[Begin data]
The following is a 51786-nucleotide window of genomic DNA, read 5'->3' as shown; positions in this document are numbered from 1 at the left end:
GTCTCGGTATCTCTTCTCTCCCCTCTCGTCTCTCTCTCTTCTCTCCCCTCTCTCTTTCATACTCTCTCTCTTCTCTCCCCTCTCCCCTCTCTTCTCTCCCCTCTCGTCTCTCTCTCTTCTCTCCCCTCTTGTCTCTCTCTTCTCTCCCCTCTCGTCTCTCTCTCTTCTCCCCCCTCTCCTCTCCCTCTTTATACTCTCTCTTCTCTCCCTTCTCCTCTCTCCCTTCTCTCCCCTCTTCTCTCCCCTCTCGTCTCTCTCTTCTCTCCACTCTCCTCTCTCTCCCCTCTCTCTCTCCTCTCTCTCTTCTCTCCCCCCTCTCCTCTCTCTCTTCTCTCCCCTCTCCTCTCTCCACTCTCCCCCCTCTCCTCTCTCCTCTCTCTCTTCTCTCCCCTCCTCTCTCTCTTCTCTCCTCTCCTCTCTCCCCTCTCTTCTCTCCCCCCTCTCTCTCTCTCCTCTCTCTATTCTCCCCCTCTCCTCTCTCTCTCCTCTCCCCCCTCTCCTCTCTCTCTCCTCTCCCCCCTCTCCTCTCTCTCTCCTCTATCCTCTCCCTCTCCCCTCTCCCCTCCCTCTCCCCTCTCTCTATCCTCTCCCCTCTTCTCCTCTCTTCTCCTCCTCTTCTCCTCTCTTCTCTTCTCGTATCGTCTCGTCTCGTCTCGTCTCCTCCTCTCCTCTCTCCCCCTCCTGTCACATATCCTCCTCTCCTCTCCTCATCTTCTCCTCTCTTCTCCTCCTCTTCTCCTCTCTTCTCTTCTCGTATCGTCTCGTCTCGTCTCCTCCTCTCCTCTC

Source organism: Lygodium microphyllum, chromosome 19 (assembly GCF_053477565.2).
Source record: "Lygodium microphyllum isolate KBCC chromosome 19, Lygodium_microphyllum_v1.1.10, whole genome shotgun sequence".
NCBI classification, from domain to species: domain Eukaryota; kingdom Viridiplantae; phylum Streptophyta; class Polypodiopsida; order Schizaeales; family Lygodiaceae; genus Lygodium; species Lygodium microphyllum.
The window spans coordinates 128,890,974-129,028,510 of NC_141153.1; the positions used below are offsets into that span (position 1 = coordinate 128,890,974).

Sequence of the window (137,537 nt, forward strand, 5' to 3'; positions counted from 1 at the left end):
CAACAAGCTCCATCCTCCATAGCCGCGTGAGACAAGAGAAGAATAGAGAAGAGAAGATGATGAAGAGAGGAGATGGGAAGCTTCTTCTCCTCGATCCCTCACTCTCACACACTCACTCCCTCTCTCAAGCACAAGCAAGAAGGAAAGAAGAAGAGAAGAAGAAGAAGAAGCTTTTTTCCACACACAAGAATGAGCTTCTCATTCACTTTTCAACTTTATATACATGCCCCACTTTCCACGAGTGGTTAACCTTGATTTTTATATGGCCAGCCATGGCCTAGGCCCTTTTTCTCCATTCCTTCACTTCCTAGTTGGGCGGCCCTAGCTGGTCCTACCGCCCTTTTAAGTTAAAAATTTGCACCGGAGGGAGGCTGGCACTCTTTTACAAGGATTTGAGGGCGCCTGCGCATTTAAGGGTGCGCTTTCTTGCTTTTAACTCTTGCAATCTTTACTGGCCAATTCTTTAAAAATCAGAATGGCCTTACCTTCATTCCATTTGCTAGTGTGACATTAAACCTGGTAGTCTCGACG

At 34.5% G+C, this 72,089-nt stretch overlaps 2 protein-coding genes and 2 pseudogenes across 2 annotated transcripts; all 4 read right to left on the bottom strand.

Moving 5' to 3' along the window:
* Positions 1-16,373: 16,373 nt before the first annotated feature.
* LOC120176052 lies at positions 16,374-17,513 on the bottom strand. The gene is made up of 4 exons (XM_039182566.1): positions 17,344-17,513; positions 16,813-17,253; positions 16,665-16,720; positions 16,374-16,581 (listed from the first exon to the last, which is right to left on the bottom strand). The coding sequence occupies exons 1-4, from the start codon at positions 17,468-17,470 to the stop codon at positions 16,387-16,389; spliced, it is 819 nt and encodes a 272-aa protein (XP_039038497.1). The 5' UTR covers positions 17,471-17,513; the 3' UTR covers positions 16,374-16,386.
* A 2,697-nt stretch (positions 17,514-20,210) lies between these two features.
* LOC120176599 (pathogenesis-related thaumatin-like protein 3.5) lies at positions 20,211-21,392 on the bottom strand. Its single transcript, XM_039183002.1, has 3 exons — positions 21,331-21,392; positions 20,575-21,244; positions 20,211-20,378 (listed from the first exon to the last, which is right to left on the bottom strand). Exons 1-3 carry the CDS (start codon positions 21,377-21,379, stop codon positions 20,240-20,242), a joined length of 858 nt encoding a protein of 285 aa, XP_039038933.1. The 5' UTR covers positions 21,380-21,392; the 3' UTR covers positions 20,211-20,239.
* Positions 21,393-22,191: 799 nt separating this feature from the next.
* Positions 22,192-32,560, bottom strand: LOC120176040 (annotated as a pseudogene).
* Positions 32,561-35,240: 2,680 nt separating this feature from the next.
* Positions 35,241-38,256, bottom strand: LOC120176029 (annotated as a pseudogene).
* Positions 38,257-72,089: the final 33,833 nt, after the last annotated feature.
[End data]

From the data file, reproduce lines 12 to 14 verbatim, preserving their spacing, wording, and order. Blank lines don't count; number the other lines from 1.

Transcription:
* LOC120176052 lies at positions 16,374-17,513 on the bottom strand. The gene is made up of 4 exons (XM_039182566.1): positions 17,344-17,513; positions 16,813-17,253; positions 16,665-16,720; positions 16,374-16,581 (listed from the first exon to the last, which is right to left on the bottom strand). The coding sequence occupies exons 1-4, from the start codon at positions 17,468-17,470 to the stop codon at positions 16,387-16,389; spliced, it is 819 nt and encodes a 272-aa protein (XP_039038497.1). The 5' UTR covers positions 17,471-17,513; the 3' UTR covers positions 16,374-16,386.
* A 2,697-nt stretch (positions 17,514-20,210) lies between these two features.
* LOC120176599 (pathogenesis-related thaumatin-like protein 3.5) lies at positions 20,211-21,392 on the bottom strand. Its single transcript, XM_039183002.1, has 3 exons — positions 21,331-21,392; positions 20,575-21,244; positions 20,211-20,378 (listed from the first exon to the last, which is right to left on the bottom strand). Exons 1-3 carry the CDS (start codon positions 21,377-21,379, stop codon positions 20,240-20,242), a joined length of 858 nt encoding a protein of 285 aa, XP_039038933.1. The 5' UTR covers positions 21,380-21,392; the 3' UTR covers positions 20,211-20,239.